The H-Block buildings of Maze Prison were a potent symbol of the often violent political struggles in Northern Ireland known today as the Troubles. The prison, opened in 1971 by the British government, was designed to keep apart warring loyalist and republican paramilitaries, the latter demanding to be treated as prisoners of war rather than criminals. As part of this demand, the prison was the site of hunger strikes and escape attempts in the 1980s.
This exhibition brings together different moments in the history of the Maze Prison with other photographs and automatically generated imagery. Granted official and unlimited access to the empty prison following the Belfast peace agreement, Donovan Wylie started an extensive project photographing the different layers of imprisonment: the cells, the various modes of fencing and the perimeter walls. When demolition of the prison began in 2007, he returned to photograph the process of its erasure from the landscape.
Curator: Paul Wombell, London.
You can search for everything here—our exhibitions and events, our archives, the library and bookstore, the articles we publish. If you have any questions, please email us at firstname.lastname@example.org.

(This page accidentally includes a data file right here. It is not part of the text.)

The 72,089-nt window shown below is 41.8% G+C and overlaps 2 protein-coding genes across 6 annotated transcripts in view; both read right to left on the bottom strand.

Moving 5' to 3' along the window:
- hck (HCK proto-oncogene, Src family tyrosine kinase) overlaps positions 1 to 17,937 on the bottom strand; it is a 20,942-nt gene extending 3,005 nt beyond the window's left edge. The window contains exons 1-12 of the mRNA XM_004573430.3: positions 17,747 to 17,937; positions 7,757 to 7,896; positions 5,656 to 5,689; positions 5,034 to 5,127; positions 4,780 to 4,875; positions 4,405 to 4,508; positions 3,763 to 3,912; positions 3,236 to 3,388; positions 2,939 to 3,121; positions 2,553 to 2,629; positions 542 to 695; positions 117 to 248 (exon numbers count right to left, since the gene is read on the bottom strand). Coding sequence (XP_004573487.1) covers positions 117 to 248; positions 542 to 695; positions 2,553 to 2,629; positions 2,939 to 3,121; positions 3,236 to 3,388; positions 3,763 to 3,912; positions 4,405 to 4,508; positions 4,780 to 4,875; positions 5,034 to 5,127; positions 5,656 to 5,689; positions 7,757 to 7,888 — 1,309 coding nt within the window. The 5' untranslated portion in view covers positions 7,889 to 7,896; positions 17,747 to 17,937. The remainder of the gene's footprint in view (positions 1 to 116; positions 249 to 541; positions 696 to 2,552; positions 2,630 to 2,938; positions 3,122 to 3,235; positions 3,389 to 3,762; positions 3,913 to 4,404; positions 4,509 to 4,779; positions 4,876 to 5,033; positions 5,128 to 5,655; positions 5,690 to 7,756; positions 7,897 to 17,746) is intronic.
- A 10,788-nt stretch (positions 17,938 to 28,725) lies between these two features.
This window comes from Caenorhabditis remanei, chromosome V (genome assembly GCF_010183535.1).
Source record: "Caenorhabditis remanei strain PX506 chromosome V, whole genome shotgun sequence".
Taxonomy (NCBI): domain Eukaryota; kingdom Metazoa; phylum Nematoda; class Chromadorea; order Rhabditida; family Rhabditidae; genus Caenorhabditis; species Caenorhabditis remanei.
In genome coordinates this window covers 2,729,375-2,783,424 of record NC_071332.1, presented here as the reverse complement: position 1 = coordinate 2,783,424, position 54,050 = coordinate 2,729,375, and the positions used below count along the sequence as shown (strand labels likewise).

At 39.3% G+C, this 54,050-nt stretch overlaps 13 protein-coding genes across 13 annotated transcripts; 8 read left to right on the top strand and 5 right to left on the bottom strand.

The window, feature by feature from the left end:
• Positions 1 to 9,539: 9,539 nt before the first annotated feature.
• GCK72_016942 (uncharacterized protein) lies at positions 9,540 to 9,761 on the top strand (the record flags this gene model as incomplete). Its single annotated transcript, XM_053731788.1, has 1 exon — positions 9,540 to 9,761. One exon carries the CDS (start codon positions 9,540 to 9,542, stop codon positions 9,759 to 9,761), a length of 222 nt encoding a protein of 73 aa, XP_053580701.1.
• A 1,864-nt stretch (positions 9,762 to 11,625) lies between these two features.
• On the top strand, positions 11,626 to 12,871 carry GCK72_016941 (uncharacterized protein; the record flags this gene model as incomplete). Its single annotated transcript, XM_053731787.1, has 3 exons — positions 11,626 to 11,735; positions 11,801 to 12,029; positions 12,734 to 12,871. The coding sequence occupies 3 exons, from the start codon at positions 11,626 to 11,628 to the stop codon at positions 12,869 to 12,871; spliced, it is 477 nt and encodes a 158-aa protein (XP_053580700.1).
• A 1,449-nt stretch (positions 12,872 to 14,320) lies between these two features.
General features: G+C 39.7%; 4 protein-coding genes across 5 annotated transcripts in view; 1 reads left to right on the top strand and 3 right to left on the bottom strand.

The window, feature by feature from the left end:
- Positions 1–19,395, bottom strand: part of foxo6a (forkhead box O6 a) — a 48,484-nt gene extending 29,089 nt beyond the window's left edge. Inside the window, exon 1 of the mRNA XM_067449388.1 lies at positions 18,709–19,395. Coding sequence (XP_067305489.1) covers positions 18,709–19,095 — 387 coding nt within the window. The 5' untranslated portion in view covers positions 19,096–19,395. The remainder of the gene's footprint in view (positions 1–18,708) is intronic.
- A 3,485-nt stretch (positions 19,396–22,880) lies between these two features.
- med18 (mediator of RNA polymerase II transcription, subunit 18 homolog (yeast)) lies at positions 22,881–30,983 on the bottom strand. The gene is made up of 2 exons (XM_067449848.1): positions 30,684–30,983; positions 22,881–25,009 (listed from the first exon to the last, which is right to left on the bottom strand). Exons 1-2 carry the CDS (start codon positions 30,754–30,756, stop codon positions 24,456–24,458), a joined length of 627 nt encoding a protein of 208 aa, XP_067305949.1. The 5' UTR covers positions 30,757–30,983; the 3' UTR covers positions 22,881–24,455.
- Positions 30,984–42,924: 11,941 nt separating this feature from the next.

Sign up to get news from us
Thank you for signing up. You'll begin to receive emails from us shortly.
We’re not able to update your preferences at the moment. Please try again later.
You’ve already subscribed with this email address. If you’d like to subscribe with another, please try again.
This email was permanently deleted from our database. If you’d like to resubscribe with this email, please contact us
Please complete the form below to buy:
[Title of the book, authors]
ISBN: [ISBN of the book]
Price [Price of book]
Thank you for placing an order. We will contact you shortly.
We’re not able to process your request at the moment. Please try again later.